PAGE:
On the whole, even though Horowitz's changes are significant, the adaptation actually works as a more or less faithful retelling of the novel. The essential clues and plot points are retained, and even though the number of students is reduced, it's not something you would notice if you hadn't read the novel. In other words, apart from the odd anachronisms, including the student setting, the Fulbright Scholarship (not introduced until 1946) and the mistaken setting of the Jarrow March, the adaptation isn't half bad, considering the novel is very distinctly post-war.
Directing, production design, locations, soundtrack
Grieve's direction is as good as always, with a number of delightful references to the nursery rhyme and the mouse the student house name gets its inspiration from (notice, for instance, that both the opening shot of the living room clock and the shot of the clock in the denouement scene displays the time as one o'clock).
Hickory, dickory, dock,His direction works well together with Gunning's score, which repeats the 'Hickory, dickory dock' line. There is one issue with his directing choices, however. Several shots clearly reveal the identity of the murderer quite early on. Whether this is deliberate or not, I don't know, but it is quite evident if you know the story. The locations used for the episode include YHA, Carits Lane, London (the student house), Allen, the butcher, Mount Street, London (the place where Japp and Poirot buy meat), a car park entrance in Cartis Lane (the 'Hickory Road' station entrance), Brushfield Street, Spitafields (the store of Mr. Nicoletis) and Morden Station on the Northern Line (used as 'Hickory Road' station). See this link for photos.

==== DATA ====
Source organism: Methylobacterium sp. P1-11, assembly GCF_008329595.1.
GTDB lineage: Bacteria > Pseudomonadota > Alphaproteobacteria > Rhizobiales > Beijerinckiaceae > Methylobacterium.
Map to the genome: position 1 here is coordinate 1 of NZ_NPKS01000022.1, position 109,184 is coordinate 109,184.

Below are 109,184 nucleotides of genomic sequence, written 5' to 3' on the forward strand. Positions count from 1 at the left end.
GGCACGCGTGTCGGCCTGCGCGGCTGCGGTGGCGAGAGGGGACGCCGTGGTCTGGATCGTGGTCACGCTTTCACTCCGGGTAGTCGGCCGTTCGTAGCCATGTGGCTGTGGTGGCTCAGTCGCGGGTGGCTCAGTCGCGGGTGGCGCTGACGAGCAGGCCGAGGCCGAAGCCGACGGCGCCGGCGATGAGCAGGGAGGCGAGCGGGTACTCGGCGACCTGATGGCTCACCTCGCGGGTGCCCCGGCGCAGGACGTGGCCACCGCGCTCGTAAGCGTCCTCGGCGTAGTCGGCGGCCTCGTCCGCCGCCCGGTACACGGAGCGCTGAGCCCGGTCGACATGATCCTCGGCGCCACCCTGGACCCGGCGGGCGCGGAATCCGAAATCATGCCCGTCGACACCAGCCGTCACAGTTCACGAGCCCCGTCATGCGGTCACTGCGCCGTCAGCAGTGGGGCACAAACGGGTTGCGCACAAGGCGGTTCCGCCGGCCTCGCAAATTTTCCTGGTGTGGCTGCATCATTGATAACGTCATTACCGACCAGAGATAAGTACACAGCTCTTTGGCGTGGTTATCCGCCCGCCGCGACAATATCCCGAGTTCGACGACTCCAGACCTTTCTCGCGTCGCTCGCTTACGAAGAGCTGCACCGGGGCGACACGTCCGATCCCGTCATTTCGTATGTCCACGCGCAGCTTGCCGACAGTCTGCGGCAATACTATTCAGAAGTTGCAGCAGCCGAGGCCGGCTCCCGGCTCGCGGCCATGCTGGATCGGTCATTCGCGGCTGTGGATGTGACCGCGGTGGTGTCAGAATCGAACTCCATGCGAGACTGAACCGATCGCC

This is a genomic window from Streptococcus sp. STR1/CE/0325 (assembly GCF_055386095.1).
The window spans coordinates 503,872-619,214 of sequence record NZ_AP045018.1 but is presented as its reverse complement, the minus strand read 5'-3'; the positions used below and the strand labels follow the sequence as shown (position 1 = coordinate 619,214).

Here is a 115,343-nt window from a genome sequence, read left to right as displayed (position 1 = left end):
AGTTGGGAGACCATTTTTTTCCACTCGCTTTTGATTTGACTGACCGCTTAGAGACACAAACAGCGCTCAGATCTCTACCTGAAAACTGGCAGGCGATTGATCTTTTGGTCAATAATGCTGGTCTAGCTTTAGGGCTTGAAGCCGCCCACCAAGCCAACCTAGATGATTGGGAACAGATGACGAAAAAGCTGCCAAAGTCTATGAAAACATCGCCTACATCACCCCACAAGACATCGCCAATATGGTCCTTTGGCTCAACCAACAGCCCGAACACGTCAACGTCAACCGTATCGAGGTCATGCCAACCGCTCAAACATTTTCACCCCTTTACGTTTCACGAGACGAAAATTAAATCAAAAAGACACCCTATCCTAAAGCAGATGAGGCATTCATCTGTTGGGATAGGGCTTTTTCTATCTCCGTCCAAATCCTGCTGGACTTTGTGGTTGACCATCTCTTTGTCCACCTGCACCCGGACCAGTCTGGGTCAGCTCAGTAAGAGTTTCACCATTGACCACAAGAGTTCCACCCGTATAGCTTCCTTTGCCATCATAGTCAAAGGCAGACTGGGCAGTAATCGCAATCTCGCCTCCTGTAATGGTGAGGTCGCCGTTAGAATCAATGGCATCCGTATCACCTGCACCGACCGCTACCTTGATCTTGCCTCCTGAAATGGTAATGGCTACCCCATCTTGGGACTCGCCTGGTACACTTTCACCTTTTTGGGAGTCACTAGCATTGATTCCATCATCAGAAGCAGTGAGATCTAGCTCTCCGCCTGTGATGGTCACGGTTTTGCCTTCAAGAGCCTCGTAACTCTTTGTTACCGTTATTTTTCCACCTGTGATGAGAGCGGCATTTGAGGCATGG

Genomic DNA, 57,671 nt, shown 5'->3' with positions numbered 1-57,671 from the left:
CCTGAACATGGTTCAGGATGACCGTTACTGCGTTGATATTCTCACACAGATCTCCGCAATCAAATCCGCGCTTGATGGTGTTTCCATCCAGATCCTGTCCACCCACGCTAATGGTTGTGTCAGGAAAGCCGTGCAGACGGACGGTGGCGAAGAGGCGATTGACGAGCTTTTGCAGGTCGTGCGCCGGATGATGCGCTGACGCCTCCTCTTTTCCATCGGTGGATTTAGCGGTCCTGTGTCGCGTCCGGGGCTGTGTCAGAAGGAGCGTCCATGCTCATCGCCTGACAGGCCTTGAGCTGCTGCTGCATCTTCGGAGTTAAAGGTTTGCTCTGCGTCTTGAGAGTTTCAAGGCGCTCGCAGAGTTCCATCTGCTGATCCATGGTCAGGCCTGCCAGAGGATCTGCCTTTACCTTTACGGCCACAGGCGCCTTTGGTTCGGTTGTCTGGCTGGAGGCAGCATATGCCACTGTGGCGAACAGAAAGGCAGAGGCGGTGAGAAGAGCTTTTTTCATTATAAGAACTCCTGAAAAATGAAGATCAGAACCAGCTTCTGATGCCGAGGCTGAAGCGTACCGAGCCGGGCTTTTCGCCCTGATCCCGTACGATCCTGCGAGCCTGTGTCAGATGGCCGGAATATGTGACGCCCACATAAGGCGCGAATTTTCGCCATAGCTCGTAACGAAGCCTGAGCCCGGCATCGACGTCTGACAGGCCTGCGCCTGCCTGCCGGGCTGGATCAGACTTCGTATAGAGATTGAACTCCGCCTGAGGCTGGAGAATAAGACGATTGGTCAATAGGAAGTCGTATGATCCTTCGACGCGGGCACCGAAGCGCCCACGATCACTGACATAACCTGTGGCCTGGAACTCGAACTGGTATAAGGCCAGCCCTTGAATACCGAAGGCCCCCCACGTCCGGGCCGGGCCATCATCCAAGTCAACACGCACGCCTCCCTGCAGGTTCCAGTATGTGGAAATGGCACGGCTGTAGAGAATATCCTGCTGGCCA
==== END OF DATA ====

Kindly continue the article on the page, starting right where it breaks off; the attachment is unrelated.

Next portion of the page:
The mouse ran up the clock.
The clock struck one,
The mouse ran down,
Hickory, dickory, dock
Characters and actors
It's great to get some back story on Miss Lemon and her sister. Notice that Horowitz has given Mrs Hubbard a first name, Florence, to match Miss Lemon's (Felicity). Although I dislike some of the comic relief with Japp, it's nice to see their friendship develop further. Of the guest actors, I am most impressed by the fact that the casting director managed to find an actress so strikingly similar to Pauline Moran (Miss Lemon) as Sarah Badel (Mrs Hubbard). Not even that, Badel manages to match her in mannerisms and complement her just as in the novel. A delight to watch. Of the students, there are no real stand-outs, apart from Jonathan Firth (Nigel Chapman) of course. And naturally, there's the fun of watching a very young Damian Lewis of later Homeland fame.